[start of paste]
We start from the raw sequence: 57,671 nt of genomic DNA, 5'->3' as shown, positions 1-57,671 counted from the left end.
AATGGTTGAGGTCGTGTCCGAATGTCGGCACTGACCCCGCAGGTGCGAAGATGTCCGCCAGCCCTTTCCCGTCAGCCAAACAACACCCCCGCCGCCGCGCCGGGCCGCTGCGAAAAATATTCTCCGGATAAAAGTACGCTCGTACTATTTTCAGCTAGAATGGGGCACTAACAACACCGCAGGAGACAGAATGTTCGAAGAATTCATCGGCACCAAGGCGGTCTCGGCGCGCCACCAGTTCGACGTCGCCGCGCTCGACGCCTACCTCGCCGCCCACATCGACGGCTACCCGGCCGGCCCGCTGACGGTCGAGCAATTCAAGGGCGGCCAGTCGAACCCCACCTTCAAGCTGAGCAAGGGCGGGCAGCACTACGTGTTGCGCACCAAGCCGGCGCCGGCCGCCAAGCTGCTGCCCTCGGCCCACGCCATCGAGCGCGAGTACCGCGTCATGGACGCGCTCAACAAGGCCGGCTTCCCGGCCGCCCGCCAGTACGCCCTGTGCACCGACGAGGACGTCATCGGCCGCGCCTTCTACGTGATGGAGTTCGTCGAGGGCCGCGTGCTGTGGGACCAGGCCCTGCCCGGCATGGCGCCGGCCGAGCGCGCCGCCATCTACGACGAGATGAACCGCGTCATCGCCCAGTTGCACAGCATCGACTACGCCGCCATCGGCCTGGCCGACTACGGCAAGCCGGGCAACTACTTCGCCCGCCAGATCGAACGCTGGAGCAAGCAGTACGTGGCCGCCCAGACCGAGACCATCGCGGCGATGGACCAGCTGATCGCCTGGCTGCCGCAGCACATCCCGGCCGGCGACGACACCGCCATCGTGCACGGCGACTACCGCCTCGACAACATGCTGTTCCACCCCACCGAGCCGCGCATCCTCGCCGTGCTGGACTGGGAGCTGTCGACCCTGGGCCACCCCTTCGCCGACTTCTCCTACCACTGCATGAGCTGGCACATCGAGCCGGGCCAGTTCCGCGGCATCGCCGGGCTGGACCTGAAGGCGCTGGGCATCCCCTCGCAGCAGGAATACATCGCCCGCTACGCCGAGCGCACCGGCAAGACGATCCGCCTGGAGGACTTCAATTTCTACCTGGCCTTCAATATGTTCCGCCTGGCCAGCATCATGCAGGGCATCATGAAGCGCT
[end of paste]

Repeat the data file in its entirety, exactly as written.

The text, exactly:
We start from the raw sequence: 57,671 nt of genomic DNA, 5'->3' as shown, positions 1-57,671 counted from the left end.
AATGGTTGAGGTCGTGTCCGAATGTCGGCACTGACCCCGCAGGTGCGAAGATGTCCGCCAGCCCTTTCCCGTCAGCCAAACAACACCCCCGCCGCCGCGCCGGGCCGCTGCGAAAAATATTCTCCGGATAAAAGTACGCTCGTACTATTTTCAGCTAGAATGGGGCACTAACAACACCGCAGGAGACAGAATGTTCGAAGAATTCATCGGCACCAAGGCGGTCTCGGCGCGCCACCAGTTCGACGTCGCCGCGCTCGACGCCTACCTCGCCGCCCACATCGACGGCTACCCGGCCGGCCCGCTGACGGTCGAGCAATTCAAGGGCGGCCAGTCGAACCCCACCTTCAAGCTGAGCAAGGGCGGGCAGCACTACGTGTTGCGCACCAAGCCGGCGCCGGCCGCCAAGCTGCTGCCCTCGGCCCACGCCATCGAGCGCGAGTACCGCGTCATGGACGCGCTCAACAAGGCCGGCTTCCCGGCCGCCCGCCAGTACGCCCTGTGCACCGACGAGGACGTCATCGGCCGCGCCTTCTACGTGATGGAGTTCGTCGAGGGCCGCGTGCTGTGGGACCAGGCCCTGCCCGGCATGGCGCCGGCCGAGCGCGCCGCCATCTACGACGAGATGAACCGCGTCATCGCCCAGTTGCACAGCATCGACTACGCCGCCATCGGCCTGGCCGACTACGGCAAGCCGGGCAACTACTTCGCCCGCCAGATCGAACGCTGGAGCAAGCAGTACGTGGCCGCCCAGACCGAGACCATCGCGGCGATGGACCAGCTGATCGCCTGGCTGCCGCAGCACATCCCGGCCGGCGACGACACCGCCATCGTGCACGGCGACTACCGCCTCGACAACATGCTGTTCCACCCCACCGAGCCGCGCATCCTCGCCGTGCTGGACTGGGAGCTGTCGACCCTGGGCCACCCCTTCGCCGACTTCTCCTACCACTGCATGAGCTGGCACATCGAGCCGGGCCAGTTCCGCGGCATCGCCGGGCTGGACCTGAAGGCGCTGGGCATCCCCTCGCAGCAGGAATACATCGCCCGCTACGCCGAGCGCACCGGCAAGACGATCCGCCTGGAGGACTTCAATTTCTACCTGGCCTTCAATATGTTCCGCCTGGCCAGCATCATGCAGGGCATCATGAAGCGCT